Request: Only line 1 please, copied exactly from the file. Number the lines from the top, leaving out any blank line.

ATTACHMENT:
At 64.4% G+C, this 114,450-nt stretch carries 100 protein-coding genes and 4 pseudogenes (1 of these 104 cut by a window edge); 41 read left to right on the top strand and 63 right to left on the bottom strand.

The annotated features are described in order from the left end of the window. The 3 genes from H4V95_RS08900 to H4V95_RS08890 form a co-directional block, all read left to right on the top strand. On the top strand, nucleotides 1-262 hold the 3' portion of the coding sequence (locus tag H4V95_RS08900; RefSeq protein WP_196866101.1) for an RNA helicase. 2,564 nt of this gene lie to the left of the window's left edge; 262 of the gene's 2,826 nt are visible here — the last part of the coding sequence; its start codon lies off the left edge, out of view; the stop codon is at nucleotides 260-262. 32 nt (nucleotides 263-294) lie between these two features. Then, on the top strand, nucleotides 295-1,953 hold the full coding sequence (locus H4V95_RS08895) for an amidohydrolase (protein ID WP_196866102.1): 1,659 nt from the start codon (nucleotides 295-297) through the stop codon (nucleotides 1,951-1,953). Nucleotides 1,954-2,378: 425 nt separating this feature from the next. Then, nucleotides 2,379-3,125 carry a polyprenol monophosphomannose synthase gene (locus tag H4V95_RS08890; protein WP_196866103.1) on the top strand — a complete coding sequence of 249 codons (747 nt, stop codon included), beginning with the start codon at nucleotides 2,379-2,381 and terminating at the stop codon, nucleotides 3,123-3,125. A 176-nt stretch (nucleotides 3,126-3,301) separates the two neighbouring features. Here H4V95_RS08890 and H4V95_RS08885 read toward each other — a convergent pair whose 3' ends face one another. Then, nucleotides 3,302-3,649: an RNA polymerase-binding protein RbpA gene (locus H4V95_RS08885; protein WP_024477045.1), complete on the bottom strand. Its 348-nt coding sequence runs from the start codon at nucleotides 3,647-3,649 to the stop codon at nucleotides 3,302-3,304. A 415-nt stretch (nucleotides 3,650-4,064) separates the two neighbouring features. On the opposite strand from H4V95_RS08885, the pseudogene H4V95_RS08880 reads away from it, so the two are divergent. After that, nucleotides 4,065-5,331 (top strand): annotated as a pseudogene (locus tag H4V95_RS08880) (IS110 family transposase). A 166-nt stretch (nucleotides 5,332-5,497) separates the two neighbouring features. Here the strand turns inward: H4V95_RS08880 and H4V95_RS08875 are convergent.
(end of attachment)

At 64.4% G+C, this 114,450-nt stretch carries 100 protein-coding genes and 4 pseudogenes (1 of these 104 cut by a window edge); 41 read left to right on the top strand and 63 right to left on the bottom strand.